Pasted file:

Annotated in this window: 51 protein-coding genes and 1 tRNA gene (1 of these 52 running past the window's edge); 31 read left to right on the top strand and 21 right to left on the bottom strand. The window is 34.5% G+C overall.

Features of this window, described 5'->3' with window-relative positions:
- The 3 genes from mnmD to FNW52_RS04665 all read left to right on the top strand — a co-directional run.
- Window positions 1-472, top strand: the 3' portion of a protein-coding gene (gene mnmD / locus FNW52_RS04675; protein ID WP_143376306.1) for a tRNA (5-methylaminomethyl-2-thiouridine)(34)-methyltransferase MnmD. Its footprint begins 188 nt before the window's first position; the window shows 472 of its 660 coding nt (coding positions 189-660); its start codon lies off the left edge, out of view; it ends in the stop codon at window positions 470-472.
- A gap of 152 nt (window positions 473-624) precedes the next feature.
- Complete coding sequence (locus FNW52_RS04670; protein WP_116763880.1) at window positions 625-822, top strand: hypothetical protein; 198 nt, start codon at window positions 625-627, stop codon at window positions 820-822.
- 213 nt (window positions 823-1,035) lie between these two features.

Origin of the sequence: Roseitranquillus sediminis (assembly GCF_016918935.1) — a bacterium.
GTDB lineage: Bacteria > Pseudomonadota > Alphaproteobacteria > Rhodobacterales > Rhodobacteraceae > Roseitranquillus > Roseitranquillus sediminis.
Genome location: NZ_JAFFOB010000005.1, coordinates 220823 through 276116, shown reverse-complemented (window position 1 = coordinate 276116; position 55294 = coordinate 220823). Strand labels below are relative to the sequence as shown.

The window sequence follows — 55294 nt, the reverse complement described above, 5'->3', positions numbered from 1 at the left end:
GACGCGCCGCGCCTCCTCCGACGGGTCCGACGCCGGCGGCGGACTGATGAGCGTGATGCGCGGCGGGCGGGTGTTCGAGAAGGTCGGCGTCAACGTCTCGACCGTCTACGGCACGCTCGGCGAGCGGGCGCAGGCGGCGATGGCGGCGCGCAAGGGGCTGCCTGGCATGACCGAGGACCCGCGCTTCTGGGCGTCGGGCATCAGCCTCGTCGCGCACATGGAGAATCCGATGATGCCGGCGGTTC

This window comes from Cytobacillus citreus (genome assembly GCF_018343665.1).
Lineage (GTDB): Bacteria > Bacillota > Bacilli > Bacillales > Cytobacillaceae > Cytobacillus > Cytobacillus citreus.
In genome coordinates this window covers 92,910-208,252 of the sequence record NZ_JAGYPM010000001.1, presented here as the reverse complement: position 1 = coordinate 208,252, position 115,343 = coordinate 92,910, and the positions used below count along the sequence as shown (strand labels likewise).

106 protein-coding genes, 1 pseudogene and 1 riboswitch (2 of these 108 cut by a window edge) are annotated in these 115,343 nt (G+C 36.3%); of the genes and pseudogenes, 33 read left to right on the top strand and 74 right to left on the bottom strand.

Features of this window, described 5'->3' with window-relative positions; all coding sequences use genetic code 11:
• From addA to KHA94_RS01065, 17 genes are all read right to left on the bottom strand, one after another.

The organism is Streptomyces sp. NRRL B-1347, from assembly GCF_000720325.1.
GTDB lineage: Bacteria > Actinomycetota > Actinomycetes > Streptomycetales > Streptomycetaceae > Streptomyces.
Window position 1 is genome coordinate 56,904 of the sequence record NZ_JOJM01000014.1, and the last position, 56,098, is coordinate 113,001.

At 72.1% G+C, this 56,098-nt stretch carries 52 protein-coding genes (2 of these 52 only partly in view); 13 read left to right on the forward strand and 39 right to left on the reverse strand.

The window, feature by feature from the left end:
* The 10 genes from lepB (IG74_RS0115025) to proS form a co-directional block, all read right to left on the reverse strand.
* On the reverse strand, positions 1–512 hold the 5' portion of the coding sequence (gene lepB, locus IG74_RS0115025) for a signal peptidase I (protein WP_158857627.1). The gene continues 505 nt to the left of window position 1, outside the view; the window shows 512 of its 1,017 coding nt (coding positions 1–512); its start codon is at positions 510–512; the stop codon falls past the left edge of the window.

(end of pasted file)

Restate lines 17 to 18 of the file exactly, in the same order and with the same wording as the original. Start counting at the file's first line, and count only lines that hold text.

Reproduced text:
Features of this window, described 5'->3' with window-relative positions; all coding sequences use genetic code 11:
• From addA to KHA94_RS01065, 17 genes are all read right to left on the bottom strand, one after another.